In this second part of this blog, we will explore the bullying from the bullied perspective. In the book The Bully, The Bullied, and the Bystander, Barbara Coloroso revealed that 86 percent of children have self-reported that they are bullied at school. This is an enormous percentage!! Bullying instills fear in children, causing them to experience guilt and shame.
Many times, children do not know how to process these bullying actions, which can negatively affect their emotions, their physical health, and their safety and well-being.
It is important to be alert and watch for the frequency, duration, and intensity of any behavioral changes. Children speak in the following way:
- Body Language – many times, children speak with their body language. Pay attention to their actions. Sometimes children will change their posture or tense up when being bullied.
- Facial Expression – often facial expressions give insight to the mood or some stressors that children are facing. There may be a change in your child’s facial expressions if they are struggling with the stress of being bullied.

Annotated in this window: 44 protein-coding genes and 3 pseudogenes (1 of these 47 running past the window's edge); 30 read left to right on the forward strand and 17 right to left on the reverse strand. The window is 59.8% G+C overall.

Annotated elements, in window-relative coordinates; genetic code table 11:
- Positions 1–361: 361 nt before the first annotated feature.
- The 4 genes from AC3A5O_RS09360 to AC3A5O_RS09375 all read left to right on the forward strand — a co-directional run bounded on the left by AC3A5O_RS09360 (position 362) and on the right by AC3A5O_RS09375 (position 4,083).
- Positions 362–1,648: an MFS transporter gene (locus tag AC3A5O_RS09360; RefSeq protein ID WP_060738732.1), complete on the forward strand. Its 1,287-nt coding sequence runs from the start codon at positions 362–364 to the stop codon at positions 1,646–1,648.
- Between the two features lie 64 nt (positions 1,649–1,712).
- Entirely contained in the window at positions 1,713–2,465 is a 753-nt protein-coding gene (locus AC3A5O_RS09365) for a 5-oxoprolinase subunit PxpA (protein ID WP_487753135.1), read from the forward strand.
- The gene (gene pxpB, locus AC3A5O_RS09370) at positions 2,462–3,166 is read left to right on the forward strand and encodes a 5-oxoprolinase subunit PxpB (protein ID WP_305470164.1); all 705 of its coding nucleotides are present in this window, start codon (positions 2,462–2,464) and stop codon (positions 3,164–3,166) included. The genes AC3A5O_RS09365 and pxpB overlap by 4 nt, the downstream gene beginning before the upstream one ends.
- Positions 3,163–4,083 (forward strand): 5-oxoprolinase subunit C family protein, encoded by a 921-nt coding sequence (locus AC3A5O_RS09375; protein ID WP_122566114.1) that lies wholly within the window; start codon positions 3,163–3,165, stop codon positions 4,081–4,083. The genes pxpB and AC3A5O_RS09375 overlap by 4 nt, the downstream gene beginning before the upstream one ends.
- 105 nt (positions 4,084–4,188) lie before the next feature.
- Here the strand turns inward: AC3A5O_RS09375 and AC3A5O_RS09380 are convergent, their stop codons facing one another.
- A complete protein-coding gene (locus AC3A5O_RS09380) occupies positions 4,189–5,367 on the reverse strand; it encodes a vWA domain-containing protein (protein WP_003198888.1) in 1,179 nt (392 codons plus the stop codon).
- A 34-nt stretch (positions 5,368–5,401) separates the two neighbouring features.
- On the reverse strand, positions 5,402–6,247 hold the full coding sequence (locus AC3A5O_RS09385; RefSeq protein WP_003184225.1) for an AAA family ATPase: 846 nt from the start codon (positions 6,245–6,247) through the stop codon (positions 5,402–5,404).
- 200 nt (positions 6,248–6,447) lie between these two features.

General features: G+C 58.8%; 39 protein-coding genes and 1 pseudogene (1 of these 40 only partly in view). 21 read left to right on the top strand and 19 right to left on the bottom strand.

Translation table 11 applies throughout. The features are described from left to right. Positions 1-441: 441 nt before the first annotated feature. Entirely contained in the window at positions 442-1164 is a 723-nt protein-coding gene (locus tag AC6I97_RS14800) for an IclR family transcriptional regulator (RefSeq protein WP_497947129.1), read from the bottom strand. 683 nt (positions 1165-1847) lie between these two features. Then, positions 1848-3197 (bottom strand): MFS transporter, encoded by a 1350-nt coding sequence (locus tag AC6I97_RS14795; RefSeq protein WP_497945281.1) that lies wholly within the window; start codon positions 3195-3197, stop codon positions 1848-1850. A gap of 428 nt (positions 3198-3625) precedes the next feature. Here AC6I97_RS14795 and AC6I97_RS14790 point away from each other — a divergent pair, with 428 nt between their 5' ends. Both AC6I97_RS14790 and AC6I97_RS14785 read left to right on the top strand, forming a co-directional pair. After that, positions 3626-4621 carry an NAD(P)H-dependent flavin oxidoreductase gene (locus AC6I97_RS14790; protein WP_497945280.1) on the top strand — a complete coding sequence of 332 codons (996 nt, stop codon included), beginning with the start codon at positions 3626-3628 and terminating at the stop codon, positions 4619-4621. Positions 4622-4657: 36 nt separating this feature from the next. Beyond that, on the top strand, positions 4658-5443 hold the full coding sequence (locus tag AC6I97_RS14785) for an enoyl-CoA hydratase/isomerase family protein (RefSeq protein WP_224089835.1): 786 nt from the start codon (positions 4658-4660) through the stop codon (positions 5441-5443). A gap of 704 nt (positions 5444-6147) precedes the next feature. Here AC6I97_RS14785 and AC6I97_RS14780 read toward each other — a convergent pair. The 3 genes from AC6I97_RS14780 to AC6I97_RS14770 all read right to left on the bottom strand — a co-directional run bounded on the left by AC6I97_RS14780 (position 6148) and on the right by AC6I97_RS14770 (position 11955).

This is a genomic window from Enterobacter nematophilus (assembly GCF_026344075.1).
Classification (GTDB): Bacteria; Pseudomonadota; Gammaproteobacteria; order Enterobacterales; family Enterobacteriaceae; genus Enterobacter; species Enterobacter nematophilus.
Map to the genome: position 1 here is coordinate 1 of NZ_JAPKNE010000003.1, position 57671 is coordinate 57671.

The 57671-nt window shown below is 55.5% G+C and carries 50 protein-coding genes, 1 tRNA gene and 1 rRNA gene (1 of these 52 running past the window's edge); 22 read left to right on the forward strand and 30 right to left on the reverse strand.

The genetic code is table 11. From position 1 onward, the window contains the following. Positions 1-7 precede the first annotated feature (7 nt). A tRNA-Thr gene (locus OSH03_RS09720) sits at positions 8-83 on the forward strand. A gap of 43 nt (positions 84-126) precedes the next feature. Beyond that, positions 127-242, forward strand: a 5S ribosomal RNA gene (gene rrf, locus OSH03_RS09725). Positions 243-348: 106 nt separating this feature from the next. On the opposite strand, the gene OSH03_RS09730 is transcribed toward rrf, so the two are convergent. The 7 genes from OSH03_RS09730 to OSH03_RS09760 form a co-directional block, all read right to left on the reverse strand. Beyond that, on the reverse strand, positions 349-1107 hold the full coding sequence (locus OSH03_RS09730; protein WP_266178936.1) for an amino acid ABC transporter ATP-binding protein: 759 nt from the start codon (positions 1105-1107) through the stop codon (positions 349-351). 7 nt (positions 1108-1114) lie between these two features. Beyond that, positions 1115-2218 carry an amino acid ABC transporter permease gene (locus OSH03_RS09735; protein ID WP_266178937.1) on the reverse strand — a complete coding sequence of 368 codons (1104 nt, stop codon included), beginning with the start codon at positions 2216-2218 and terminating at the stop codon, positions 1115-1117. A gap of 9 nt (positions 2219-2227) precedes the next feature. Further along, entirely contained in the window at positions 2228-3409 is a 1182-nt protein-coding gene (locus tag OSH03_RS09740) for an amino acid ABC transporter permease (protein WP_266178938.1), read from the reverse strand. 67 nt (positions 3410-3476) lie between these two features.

- Eye Contact – being bullied can cause shame and guilt. Eye contact often wanes when children are feeling shamed or guilty
- Tone of Voice – the tone of voice can reveal the emotion and mood that your child may be in.
- Words – children that have been bullied will drop hints or clues that are important to pay attention to.
If you believe that your child is being bullied, some warning signs that you can look for are:
- Lack of interest in school or outright refusal to attend school
- Grades begin to suffer
- Hungry after school
- Avoids going to the bathroom at school, which may cause a bladder infection
- Withdraws from family and school activities
- Stops talking about everyday activities
- Has physical injuries
- Has stomachaches, headaches, panic attacks, unable to sleep or sleeps excessively
It is important to pick up on your child’s subtle signs in order to properly support them. If you have noticed some of these signs in your children, counseling may be a way for them to express what is going on in a safe manner.
More in this series:
The Bully (part 1)
Chelsey Beauchamp, MS
cbeauchamp @ growcounseling.com